ANDERSON: I wasn't getting - no. I wasn't thinking that at all. I was just thinking, how is this going to affect my family? How is this going to affect the people around me? And I was devastated, absolutely devastated. But I came up with this way of kind of getting through it with grace and dignity, as I said. You know, I'm going to have to leave the house. I'm going to have to walk around. I'm going to have to work, and my kids are going to have to go to school. And this is out there.

CHANG: Yeah.

ANDERSON: And you have to learn how to live with it. And I know it had a - it affected our relationship. I think it was the reason we fell apart. And it's unforgivable that people still find ways to capitalize off it.

CHANG: Well, you have made very clear that you have learned to use your sex appeal to draw attention to very real, important causes that you care about, like animal welfare. Can you talk about that piece? How, like, instead of letting your public image in any way limit you, you've used it to influence and persuade people to care about the things that you deeply care about.

ANDERSON: Well, I started to think that anything that got me in the door was a good thing. So a lot of times I would meet with world leaders because they wanted to meet me, you know, have a kiss on the cheek or an autograph. And I wanted laws to be changed, and we both got what we wanted. So they were always very impressed that I knew about what I was fighting for. They didn't expect me to come in alone and to have these thoughts. And so I was able to be very successful.

CHANG: You understood that people like to be around you, want to be around you.

ANDERSON: (Laughter) It was kind of funny. And there has been strange things. When I would write a letter to somebody to meet them, they would call and say, you know, I was - the prime minister of Australia, for instance, would say, can I bring my buddies along? I'll meet you, but can I bring my buddies along? And when that was...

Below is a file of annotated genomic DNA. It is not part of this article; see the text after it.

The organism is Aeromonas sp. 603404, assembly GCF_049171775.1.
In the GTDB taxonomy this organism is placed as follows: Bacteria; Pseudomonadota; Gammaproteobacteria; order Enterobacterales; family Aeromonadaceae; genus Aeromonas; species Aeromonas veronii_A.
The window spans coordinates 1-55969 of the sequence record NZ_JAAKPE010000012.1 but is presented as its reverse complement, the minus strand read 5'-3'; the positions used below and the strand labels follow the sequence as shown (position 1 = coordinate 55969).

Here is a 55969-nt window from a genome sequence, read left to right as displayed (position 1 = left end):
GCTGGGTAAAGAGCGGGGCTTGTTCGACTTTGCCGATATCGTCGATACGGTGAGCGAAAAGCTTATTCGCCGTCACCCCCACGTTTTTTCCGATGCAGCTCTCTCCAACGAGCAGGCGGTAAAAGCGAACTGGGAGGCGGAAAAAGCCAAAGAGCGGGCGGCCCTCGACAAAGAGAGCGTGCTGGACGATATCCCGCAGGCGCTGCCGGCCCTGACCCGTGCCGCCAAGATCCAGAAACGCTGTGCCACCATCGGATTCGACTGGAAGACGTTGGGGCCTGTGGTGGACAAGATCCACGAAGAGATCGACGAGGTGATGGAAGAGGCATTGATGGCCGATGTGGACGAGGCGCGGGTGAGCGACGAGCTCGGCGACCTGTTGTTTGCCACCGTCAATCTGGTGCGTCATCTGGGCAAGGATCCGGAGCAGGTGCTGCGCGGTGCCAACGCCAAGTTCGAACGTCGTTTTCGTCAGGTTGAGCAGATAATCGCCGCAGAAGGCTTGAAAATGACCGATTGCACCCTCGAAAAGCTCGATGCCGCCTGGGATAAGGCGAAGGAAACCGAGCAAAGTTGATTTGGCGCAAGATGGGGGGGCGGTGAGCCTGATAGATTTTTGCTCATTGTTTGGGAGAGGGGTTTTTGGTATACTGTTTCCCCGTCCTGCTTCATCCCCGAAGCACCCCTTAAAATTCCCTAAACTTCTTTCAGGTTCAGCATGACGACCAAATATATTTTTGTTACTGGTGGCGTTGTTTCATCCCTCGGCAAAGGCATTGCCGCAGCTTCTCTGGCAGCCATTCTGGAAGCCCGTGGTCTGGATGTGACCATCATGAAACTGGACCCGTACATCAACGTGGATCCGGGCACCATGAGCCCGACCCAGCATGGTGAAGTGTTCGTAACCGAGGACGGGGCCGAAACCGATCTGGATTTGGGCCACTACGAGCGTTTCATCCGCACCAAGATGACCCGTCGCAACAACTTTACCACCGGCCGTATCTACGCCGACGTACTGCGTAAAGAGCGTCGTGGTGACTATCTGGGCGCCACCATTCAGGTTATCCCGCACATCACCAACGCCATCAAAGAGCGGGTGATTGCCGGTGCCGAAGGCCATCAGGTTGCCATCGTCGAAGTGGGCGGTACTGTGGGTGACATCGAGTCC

CHANG: How did that feel when they would ask that?

ANDERSON: Well, I was getting kind of used to that kind of behavior, but I - publicly, people were starting to kind of catch on how awful that was. And I would just - again, I didn't crumble. I mean, you just have to keep going. Disrespect is a weapon of the weak. And I was able to change laws for animals, and that was really important to me to kind of have some meaning along this kind of...

CHANG: Yeah.

ANDERSON: ...Silly, superficial career. I felt like I wasn't able to really dig my teeth into anything of substance when it came to my career. So I thought, well, this is how I can create some meaning.

CHANG: Exactly. You talk about, actually being underestimated was like a secret weapon. Like, one of the poems...


CHANG: ...In your book reads (reading) when you have nothing to live up to, you can't disappoint. People whispered I might be genius if I could form a full sentence - utter shock.

You know, I love that because I love it when people underestimate me. It means...


CHANG: ...I'm just going to show them that they're wrong.

ANDERSON: Right (laughter).

CHANG: Is that how you felt sometimes?

ANDERSON: Yeah, I did. And I would always kind of laugh when people go, oh, my gosh, she wrote a poem, or she said this. And it was just, like, if it was anybody else, maybe it would be kind of sidelined. But because it was me, it was so shocking (laughter). Thought it was...

CHANG: She can put sentences together in a paragraph.

ANDERSON: Yes. In a paragraph.

CHANG: And make a statement. Yeah.

ANDERSON: Write a book (laughter).

CHANG: Right. Right.

ANDERSON: She couldn't have done that by herself.

CHANG: No duh, people. Yeah.

ANDERSON: (Laughter).